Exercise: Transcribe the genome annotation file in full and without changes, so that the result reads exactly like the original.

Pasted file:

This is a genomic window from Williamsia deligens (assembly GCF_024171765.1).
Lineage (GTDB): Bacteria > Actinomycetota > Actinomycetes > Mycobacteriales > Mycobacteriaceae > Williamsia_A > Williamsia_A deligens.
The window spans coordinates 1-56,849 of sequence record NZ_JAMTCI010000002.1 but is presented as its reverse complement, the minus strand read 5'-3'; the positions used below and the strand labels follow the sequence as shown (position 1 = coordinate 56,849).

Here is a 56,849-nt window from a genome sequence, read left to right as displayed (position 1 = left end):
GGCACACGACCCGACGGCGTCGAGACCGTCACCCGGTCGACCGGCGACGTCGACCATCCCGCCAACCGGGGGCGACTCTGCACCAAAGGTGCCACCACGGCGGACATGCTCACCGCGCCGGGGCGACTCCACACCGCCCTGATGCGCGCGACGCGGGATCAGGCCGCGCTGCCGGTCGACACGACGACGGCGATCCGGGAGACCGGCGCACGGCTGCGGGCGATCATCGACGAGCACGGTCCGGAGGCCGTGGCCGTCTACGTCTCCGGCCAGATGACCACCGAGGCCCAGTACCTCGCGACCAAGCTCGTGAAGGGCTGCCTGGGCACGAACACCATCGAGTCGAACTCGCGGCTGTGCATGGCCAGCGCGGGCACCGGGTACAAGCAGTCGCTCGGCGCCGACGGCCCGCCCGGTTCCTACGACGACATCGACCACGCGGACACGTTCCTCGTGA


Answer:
This is a genomic window from Williamsia deligens (assembly GCF_024171765.1).
Lineage (GTDB): Bacteria > Actinomycetota > Actinomycetes > Mycobacteriales > Mycobacteriaceae > Williamsia_A > Williamsia_A deligens.
The window spans coordinates 1-56,849 of sequence record NZ_JAMTCI010000002.1 but is presented as its reverse complement, the minus strand read 5'-3'; the positions used below and the strand labels follow the sequence as shown (position 1 = coordinate 56,849).

Here is a 56,849-nt window from a genome sequence, read left to right as displayed (position 1 = left end):
GGCACACGACCCGACGGCGTCGAGACCGTCACCCGGTCGACCGGCGACGTCGACCATCCCGCCAACCGGGGGCGACTCTGCACCAAAGGTGCCACCACGGCGGACATGCTCACCGCGCCGGGGCGACTCCACACCGCCCTGATGCGCGCGACGCGGGATCAGGCCGCGCTGCCGGTCGACACGACGACGGCGATCCGGGAGACCGGCGCACGGCTGCGGGCGATCATCGACGAGCACGGTCCGGAGGCCGTGGCCGTCTACGTCTCCGGCCAGATGACCACCGAGGCCCAGTACCTCGCGACCAAGCTCGTGAAGGGCTGCCTGGGCACGAACACCATCGAGTCGAACTCGCGGCTGTGCATGGCCAGCGCGGGCACCGGGTACAAGCAGTCGCTCGGCGCCGACGGCCCGCCCGGTTCCTACGACGACATCGACCACGCGGACACGTTCCTCGTGA